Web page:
The Unlikely Story of the Reverse ATM

Tuesday, September 12, 2017

By Financial Health Network

Hamed Shahbazi is the Founder and CEO of Tio Networks, a multi-channel payment solution provider specializing in bill payment services and other financial services through a variety of automated self-serve, retail point-of-sale, mobile and web-based methodologies processing approximately 50M transactions worth roughly $6 billion in payments annually in the United States. Mr. Shahbazi has been particularly interested in developing payment products that are safe, viable and commercially reasonable alternatives for the LMI (low to moderate income) and underbanked demographic groups. Below is a transcript of his speech at EMERGE 2017.

Thank you very much. When Financial Health Network first contacted me to talk about the TIO journey, they referred to it as the unlikely story of the reverse ATM. And that’s probably because of our early work and sustained work with cash-accepting, self-service, automated kiosks. But as I reflected on our journey, I noticed a relentless entrepreneurial focus on impact, and that led me to consider a different big idea which was our road as impactpreneurs. Let me explain.

When we founded the company back in 1997, it was not called TIO Networks, it was called Info Touch Technologies, and it didn’t offer bill payment services. Our first kiosk devices were designed to provide Internet access, and they were designed to cure a different type of digital inclusion. It was the digital divide and not financial health. But it was impact-oriented, and this was very much a focus on the LMI. Initially, this was very successful and impactful, but as the Internet became more commoditized, our ability to impact the customer faded, and as a result, we decided to pivot.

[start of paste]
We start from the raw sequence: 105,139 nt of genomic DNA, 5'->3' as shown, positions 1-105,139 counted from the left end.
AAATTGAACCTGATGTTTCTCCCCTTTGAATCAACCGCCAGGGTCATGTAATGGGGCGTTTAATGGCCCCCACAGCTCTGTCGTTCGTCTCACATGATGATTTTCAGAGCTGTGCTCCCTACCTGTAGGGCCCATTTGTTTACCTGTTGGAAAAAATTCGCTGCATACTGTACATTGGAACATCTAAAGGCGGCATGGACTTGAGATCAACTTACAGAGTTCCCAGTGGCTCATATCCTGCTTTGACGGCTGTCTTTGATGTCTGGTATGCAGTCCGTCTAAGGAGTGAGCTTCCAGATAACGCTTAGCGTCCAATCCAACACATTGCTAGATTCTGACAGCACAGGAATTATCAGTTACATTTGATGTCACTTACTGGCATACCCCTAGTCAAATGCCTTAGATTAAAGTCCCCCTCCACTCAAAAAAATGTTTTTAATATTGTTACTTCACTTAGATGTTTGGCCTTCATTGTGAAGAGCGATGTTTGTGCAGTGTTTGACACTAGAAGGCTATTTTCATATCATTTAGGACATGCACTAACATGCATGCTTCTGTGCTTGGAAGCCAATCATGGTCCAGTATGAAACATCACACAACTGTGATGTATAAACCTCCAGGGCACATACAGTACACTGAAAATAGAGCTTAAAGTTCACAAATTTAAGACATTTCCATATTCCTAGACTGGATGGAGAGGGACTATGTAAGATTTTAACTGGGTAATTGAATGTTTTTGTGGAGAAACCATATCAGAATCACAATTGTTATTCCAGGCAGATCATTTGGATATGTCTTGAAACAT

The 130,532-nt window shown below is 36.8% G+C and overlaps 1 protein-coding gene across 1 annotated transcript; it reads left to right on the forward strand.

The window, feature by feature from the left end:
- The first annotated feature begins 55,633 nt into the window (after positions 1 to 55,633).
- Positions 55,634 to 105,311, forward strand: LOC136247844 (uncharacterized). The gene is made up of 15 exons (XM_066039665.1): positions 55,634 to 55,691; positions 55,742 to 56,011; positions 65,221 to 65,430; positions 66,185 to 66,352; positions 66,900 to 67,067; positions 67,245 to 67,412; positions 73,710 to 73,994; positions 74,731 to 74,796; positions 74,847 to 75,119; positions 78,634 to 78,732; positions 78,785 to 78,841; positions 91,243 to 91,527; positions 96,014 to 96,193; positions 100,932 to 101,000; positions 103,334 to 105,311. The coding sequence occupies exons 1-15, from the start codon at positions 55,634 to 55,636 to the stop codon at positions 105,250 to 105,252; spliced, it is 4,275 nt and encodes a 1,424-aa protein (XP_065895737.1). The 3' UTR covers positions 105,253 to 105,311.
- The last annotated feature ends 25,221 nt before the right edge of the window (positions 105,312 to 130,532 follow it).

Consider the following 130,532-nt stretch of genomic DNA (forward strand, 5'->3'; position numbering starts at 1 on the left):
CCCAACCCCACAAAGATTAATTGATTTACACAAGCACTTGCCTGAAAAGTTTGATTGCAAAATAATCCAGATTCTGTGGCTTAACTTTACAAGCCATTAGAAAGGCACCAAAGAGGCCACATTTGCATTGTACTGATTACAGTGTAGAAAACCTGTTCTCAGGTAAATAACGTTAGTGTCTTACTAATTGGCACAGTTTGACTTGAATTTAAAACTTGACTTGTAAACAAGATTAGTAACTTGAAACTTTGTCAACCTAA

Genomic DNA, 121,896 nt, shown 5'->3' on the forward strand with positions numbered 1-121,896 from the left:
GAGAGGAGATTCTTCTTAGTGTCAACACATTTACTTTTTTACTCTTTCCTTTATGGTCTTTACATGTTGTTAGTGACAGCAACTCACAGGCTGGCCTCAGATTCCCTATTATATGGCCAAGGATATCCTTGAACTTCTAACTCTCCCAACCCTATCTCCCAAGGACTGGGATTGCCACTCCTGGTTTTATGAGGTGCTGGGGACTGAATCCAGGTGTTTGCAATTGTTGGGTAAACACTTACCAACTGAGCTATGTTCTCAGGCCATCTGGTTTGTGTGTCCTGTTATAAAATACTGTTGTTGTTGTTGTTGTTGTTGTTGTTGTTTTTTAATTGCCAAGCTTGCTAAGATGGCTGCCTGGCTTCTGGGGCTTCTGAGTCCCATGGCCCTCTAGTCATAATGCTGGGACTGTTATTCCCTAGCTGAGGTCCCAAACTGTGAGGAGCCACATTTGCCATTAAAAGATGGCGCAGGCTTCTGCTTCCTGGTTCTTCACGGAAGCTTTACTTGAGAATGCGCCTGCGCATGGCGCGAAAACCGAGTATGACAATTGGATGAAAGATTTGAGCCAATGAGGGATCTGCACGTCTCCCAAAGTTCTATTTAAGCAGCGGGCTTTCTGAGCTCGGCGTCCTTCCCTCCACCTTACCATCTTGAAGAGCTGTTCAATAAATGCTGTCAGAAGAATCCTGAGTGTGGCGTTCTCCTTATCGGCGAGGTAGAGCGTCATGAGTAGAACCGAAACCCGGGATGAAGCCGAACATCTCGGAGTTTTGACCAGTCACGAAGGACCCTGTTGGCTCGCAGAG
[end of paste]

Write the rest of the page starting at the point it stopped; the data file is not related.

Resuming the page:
Our First Pivot: Or, Why the Feedback Button is Necessary

With Circle K, we developed a kiosk program where we tried everything. This kiosk had the ability to sync your PalmPilot [laughter], allow you to check your email — yes, those things. As you can see, there’s a handset on it which allowed for video teleconferencing. Yes, back in 2001 [laughter]. But it was bill payment services that we added in 2002 that really resonated with the customer. And right there in Circle K in Phoenix, Arizona, we had created our product market fit. Why? Through this kiosk, we allowed people to get immediate credit for their bill payment, so no wait time. This was because of our back office integration into the biller’s billing system. We were quite encouraged, we added hundreds of kiosks in multiple markets, and to this day the learnings that we had from this kiosk program in Circle K have powered a lot of our thinking in many other channels and into the many billions of dollars worth of bill payments that we process today.

One of the interesting things that we did with the kiosks was we put a button on the kiosk interface that anyone could use, and this was called the feedback button. If you needed help with the kiosk, or if there was a biller that you wanted, or if you just wanted to tell us off, you could [laughter]. And that feedback button worked very well. And because we didn’t have any kiosks in the city that our employees operated in, Vancouver, British Columbia, we had those messages from every single kiosk go unfiltered to every single employee at the company. Yes, a little dicey, but once in a while, we would get a message that would really knock our socks off.

Our Customers Tell Us: Your Product Gives Me Dignity